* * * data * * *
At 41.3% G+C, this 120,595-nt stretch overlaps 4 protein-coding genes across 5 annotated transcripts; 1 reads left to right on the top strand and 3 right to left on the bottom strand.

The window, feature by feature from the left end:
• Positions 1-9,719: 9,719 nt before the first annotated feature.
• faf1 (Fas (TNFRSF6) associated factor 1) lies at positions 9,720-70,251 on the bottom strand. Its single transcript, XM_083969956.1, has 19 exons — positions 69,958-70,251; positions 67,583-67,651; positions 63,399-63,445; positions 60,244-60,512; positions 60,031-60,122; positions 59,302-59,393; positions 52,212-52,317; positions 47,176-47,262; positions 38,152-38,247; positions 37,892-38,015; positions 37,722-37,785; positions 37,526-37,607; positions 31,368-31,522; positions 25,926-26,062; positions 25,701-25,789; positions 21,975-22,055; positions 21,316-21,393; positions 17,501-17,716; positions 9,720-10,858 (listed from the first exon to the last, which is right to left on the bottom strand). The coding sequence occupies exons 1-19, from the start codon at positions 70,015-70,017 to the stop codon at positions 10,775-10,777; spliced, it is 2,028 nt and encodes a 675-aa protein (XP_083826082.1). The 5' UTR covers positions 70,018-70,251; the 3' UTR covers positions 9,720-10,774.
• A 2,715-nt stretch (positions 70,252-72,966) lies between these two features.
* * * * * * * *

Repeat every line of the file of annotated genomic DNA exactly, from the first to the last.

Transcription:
At 41.3% G+C, this 120,595-nt stretch overlaps 4 protein-coding genes across 5 annotated transcripts; 1 reads left to right on the top strand and 3 right to left on the bottom strand.

The window, feature by feature from the left end:
• Positions 1-9,719: 9,719 nt before the first annotated feature.
• faf1 (Fas (TNFRSF6) associated factor 1) lies at positions 9,720-70,251 on the bottom strand. Its single transcript, XM_083969956.1, has 19 exons — positions 69,958-70,251; positions 67,583-67,651; positions 63,399-63,445; positions 60,244-60,512; positions 60,031-60,122; positions 59,302-59,393; positions 52,212-52,317; positions 47,176-47,262; positions 38,152-38,247; positions 37,892-38,015; positions 37,722-37,785; positions 37,526-37,607; positions 31,368-31,522; positions 25,926-26,062; positions 25,701-25,789; positions 21,975-22,055; positions 21,316-21,393; positions 17,501-17,716; positions 9,720-10,858 (listed from the first exon to the last, which is right to left on the bottom strand). The coding sequence occupies exons 1-19, from the start codon at positions 70,015-70,017 to the stop codon at positions 10,775-10,777; spliced, it is 2,028 nt and encodes a 675-aa protein (XP_083826082.1). The 5' UTR covers positions 70,018-70,251; the 3' UTR covers positions 9,720-10,774.
• A 2,715-nt stretch (positions 70,252-72,966) lies between these two features.